Parliament invites economic and political damage with EWC vote – IRR
The decision by a majority in South Africa’s Parliament to adopt a report recommending that the Bill of Rights be amended to facilitate Expropriation without Compensation (EWC) is yet another self-imposed hindrance to the prosperity that the country so desperately seeks.
The IRR has consistently warned that the entire policy thrust of EWC is inimical to investment and to economic growth – as we have heard from business people, both from South Africa and abroad. It starkly contradicts the government’s own nominal recognition of the importance of policy certainty. It will do nothing other than undermine South Africa’s economic prospects.
All South Africans can expect to pay a price for this as investors hold off on sinking their money into the country, with opportunity costs measured above all in jobs and wealth forfeited.
In addition, EWC offers nothing to address the failings of land reform, since these failings have never been shown to be linked to compensatory requirements. As a land reform measure, EWC will be more of a distraction from addressing the real problems than a part of any solution to them.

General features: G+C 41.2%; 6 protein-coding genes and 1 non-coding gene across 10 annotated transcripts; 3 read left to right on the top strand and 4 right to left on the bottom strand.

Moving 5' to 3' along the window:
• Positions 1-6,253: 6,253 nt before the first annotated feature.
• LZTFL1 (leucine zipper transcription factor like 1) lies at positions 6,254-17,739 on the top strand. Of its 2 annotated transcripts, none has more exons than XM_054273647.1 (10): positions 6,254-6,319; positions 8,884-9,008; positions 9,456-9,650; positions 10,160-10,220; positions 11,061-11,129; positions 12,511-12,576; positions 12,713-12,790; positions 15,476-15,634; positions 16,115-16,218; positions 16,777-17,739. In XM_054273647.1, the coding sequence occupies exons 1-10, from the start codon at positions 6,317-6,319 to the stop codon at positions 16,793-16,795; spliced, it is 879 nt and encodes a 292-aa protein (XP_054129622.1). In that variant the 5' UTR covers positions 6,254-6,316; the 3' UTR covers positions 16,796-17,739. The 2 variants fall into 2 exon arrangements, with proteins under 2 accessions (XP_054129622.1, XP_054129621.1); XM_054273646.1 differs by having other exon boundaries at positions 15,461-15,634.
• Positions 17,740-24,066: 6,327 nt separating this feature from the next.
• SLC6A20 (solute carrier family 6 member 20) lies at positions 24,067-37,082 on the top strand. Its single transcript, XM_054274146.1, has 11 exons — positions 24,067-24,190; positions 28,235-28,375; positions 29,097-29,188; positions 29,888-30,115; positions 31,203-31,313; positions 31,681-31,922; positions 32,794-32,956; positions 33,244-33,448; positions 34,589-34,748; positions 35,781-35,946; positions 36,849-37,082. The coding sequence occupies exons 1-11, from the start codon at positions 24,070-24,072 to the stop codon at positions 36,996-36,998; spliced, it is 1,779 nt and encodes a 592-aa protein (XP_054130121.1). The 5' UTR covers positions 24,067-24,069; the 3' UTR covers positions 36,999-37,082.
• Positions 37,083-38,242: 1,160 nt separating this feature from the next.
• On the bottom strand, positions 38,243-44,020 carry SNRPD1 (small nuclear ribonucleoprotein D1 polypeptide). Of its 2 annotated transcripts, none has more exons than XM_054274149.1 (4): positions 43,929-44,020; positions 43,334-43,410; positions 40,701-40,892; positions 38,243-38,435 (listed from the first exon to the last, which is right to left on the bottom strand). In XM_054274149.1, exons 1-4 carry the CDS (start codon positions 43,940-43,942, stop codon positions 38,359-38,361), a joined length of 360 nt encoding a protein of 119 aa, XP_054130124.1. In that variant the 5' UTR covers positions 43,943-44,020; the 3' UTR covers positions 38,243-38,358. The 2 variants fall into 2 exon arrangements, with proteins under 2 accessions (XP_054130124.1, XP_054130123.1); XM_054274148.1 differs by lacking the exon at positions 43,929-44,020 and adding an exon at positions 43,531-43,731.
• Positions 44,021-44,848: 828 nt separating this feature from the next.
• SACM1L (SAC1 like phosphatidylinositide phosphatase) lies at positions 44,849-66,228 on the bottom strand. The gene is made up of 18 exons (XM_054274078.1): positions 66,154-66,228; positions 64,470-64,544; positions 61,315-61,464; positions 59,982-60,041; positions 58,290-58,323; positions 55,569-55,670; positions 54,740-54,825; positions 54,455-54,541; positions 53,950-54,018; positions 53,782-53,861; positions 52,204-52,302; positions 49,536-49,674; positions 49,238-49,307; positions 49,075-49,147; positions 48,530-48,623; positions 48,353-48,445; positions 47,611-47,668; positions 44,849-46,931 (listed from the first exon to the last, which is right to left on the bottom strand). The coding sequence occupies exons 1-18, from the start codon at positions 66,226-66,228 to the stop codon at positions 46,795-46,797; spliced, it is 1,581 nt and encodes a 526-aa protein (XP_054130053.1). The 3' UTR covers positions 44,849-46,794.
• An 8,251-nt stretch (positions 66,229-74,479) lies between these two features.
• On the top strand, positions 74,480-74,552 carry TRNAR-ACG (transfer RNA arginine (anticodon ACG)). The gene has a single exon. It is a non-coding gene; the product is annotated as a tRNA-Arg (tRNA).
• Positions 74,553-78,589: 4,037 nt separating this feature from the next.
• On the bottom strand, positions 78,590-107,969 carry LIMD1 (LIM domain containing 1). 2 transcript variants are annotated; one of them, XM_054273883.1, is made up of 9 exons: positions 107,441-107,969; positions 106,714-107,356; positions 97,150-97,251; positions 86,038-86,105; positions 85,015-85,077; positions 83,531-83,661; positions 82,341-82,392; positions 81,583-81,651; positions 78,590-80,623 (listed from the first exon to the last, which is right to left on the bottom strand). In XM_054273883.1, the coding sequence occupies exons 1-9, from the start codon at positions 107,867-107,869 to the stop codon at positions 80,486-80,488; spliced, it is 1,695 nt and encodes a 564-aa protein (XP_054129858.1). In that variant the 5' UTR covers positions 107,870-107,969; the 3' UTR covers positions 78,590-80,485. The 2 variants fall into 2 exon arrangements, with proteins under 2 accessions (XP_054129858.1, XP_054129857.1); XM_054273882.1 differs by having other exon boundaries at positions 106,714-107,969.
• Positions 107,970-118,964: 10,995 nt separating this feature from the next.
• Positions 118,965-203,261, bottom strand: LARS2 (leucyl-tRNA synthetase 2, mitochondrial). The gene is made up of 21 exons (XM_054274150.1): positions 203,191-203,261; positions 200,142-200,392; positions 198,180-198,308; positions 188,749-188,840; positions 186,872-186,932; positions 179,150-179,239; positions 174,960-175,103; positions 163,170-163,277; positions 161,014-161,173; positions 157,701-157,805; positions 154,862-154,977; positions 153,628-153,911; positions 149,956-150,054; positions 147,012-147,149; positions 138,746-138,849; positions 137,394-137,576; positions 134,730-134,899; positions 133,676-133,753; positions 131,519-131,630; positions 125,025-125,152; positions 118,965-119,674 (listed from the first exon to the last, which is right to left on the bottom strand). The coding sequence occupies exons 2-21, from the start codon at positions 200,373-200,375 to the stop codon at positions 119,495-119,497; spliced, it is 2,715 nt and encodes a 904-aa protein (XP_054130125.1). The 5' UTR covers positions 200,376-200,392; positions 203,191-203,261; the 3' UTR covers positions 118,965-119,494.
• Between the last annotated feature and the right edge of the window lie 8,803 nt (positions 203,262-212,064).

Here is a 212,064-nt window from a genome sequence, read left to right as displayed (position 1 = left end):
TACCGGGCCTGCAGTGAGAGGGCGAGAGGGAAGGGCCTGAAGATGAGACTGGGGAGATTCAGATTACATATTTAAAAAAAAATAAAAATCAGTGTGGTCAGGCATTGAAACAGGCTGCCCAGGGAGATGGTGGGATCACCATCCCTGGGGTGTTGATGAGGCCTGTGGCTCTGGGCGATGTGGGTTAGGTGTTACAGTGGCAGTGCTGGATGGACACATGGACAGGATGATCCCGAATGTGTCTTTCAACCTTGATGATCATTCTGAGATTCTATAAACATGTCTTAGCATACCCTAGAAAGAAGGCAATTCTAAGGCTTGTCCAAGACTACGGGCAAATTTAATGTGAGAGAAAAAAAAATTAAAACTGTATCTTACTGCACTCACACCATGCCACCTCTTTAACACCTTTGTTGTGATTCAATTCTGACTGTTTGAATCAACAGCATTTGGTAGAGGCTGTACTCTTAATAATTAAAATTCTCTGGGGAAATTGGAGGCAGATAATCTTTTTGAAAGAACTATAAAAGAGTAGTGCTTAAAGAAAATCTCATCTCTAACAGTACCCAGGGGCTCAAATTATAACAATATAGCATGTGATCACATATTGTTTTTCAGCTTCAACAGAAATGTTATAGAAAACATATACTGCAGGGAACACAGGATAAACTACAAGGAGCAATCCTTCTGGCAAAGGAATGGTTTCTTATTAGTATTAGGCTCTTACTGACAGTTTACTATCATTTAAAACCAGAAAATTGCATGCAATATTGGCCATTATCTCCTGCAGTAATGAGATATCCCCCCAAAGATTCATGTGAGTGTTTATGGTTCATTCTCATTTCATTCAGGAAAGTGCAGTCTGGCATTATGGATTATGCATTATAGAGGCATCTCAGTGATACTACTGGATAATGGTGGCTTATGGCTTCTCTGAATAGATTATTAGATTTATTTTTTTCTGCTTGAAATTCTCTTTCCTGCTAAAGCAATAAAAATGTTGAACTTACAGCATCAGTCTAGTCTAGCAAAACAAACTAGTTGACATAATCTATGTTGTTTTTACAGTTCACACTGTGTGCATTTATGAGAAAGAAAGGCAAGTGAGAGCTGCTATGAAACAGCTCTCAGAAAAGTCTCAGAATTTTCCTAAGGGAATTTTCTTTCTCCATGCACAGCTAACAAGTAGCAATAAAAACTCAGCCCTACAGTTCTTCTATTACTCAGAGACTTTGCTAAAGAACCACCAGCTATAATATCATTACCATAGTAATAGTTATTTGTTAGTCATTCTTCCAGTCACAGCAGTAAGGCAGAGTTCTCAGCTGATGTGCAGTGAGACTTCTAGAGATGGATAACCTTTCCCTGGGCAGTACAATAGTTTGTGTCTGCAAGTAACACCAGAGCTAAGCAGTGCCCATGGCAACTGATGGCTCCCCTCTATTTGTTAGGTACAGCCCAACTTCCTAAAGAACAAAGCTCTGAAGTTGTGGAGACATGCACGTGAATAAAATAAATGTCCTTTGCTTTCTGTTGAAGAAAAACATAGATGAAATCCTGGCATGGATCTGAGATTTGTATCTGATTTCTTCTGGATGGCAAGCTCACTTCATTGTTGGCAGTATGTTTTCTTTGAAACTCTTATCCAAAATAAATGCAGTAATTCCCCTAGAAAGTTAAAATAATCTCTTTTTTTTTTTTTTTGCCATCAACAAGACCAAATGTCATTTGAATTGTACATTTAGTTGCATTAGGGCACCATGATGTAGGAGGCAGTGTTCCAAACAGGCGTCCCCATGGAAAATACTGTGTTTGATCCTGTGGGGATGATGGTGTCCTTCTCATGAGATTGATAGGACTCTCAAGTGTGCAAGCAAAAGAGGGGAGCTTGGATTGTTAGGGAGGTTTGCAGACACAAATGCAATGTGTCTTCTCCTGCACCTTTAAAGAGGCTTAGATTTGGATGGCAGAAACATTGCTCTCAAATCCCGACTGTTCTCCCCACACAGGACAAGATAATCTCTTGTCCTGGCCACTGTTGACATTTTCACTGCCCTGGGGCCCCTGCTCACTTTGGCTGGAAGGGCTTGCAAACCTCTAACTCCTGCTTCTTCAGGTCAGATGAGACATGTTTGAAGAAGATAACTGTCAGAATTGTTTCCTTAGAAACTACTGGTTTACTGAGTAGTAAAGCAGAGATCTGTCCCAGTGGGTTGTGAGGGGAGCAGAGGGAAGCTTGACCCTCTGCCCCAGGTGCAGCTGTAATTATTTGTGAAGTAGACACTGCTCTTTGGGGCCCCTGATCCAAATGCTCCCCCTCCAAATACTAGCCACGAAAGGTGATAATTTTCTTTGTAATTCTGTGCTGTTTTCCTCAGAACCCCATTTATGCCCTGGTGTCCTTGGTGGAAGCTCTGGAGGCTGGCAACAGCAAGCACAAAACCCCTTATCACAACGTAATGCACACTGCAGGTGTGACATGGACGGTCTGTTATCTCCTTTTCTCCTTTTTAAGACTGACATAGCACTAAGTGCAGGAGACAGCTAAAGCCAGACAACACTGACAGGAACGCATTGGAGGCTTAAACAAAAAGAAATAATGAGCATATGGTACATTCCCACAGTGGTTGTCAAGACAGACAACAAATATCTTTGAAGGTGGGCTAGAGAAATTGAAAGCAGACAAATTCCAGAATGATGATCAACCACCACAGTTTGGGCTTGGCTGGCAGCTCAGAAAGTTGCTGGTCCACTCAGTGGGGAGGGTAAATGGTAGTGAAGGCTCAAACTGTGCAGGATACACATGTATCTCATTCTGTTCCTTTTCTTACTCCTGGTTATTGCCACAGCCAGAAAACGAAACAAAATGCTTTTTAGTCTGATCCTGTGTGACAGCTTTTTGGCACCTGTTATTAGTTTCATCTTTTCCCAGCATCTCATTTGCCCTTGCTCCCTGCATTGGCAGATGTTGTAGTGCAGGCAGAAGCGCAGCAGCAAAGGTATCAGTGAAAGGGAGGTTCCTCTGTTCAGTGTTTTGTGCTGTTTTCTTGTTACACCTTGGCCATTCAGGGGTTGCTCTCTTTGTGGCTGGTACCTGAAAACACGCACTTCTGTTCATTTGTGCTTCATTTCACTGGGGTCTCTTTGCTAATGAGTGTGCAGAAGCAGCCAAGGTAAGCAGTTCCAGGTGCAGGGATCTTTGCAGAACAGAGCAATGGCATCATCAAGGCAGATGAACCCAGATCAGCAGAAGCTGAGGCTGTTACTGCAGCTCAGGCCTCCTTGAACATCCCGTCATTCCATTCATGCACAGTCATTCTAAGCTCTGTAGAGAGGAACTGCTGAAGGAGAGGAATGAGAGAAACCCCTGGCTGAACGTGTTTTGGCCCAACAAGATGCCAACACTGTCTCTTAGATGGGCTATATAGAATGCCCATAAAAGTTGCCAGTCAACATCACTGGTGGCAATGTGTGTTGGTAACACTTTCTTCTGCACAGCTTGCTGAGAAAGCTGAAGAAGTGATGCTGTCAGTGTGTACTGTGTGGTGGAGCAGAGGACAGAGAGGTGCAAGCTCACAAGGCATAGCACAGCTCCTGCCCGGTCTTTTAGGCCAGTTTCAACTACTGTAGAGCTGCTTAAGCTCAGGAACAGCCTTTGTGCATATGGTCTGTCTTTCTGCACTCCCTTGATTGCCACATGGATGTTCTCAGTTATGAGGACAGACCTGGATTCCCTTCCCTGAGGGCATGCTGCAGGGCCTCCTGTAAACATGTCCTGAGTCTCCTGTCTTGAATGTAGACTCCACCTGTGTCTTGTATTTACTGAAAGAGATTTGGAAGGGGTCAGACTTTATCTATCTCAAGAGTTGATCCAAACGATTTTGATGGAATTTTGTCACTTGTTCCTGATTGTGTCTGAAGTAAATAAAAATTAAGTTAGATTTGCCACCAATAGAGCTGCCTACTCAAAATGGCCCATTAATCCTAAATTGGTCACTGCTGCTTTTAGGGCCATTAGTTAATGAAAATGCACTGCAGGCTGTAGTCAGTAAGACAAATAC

Beyond the economic damage, this measure has implications for the country’s constitutional order.
This is the first measure undertaken to degrade the Bill of Rights. South Africa has repeatedly been assured – by proponents of EWC, including no less a figure than President Cyril Ramaphosa – that the constitution as it currently stands would permit EWC. That being the case, meddling with the Bill of Rights for essentially political or ideological purposes sets a sinister precedent.
All told, South Africa will regret this decision.
The IRR has stood for personal, societal and economic freedom since 1929. We are committed to opposing this constitutional change, the introduction of EWC as a policy, and the false promises that they represent.
We urge the public to endorse our court challenge at
Statement issued by the IRR, 4 December 2018